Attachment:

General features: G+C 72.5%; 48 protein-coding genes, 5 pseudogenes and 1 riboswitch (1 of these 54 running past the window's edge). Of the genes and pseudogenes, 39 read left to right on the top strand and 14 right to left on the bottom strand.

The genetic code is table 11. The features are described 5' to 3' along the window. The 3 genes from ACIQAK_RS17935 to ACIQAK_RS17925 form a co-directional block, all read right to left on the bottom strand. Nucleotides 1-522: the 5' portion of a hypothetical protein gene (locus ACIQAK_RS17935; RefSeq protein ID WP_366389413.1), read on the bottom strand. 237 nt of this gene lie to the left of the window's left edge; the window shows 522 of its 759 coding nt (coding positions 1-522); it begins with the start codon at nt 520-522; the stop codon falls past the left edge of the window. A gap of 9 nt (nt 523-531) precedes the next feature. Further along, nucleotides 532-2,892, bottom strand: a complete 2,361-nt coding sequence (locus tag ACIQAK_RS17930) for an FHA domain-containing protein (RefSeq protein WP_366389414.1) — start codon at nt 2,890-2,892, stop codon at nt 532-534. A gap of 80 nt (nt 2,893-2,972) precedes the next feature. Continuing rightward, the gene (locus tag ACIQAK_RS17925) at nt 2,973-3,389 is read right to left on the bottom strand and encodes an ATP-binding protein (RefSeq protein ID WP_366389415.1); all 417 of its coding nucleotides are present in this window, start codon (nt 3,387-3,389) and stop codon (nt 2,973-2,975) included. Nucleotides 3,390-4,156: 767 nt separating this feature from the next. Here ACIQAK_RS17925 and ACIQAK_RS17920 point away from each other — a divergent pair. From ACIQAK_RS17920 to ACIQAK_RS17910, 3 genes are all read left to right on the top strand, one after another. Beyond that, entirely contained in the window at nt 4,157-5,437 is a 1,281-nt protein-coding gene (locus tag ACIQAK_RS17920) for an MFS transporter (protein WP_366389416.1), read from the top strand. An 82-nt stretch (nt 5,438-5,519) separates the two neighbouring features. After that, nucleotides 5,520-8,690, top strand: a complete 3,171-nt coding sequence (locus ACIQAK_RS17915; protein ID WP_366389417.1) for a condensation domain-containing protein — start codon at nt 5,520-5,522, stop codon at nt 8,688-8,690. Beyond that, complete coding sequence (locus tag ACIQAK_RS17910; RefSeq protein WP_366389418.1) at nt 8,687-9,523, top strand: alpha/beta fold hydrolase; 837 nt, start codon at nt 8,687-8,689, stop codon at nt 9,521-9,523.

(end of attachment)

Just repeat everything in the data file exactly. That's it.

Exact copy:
General features: G+C 72.5%; 48 protein-coding genes, 5 pseudogenes and 1 riboswitch (1 of these 54 running past the window's edge). Of the genes and pseudogenes, 39 read left to right on the top strand and 14 right to left on the bottom strand.

The genetic code is table 11. The features are described 5' to 3' along the window. The 3 genes from ACIQAK_RS17935 to ACIQAK_RS17925 form a co-directional block, all read right to left on the bottom strand. Nucleotides 1-522: the 5' portion of a hypothetical protein gene (locus ACIQAK_RS17935; RefSeq protein ID WP_366389413.1), read on the bottom strand. 237 nt of this gene lie to the left of the window's left edge; the window shows 522 of its 759 coding nt (coding positions 1-522); it begins with the start codon at nt 520-522; the stop codon falls past the left edge of the window. A gap of 9 nt (nt 523-531) precedes the next feature. Further along, nucleotides 532-2,892, bottom strand: a complete 2,361-nt coding sequence (locus tag ACIQAK_RS17930) for an FHA domain-containing protein (RefSeq protein WP_366389414.1) — start codon at nt 2,890-2,892, stop codon at nt 532-534. A gap of 80 nt (nt 2,893-2,972) precedes the next feature. Continuing rightward, the gene (locus tag ACIQAK_RS17925) at nt 2,973-3,389 is read right to left on the bottom strand and encodes an ATP-binding protein (RefSeq protein ID WP_366389415.1); all 417 of its coding nucleotides are present in this window, start codon (nt 3,387-3,389) and stop codon (nt 2,973-2,975) included. Nucleotides 3,390-4,156: 767 nt separating this feature from the next. Here ACIQAK_RS17925 and ACIQAK_RS17920 point away from each other — a divergent pair. From ACIQAK_RS17920 to ACIQAK_RS17910, 3 genes are all read left to right on the top strand, one after another. Beyond that, entirely contained in the window at nt 4,157-5,437 is a 1,281-nt protein-coding gene (locus tag ACIQAK_RS17920) for an MFS transporter (protein WP_366389416.1), read from the top strand. An 82-nt stretch (nt 5,438-5,519) separates the two neighbouring features. After that, nucleotides 5,520-8,690, top strand: a complete 3,171-nt coding sequence (locus ACIQAK_RS17915; protein ID WP_366389417.1) for a condensation domain-containing protein — start codon at nt 5,520-5,522, stop codon at nt 8,688-8,690. Beyond that, complete coding sequence (locus tag ACIQAK_RS17910; RefSeq protein WP_366389418.1) at nt 8,687-9,523, top strand: alpha/beta fold hydrolase; 837 nt, start codon at nt 8,687-8,689, stop codon at nt 9,521-9,523.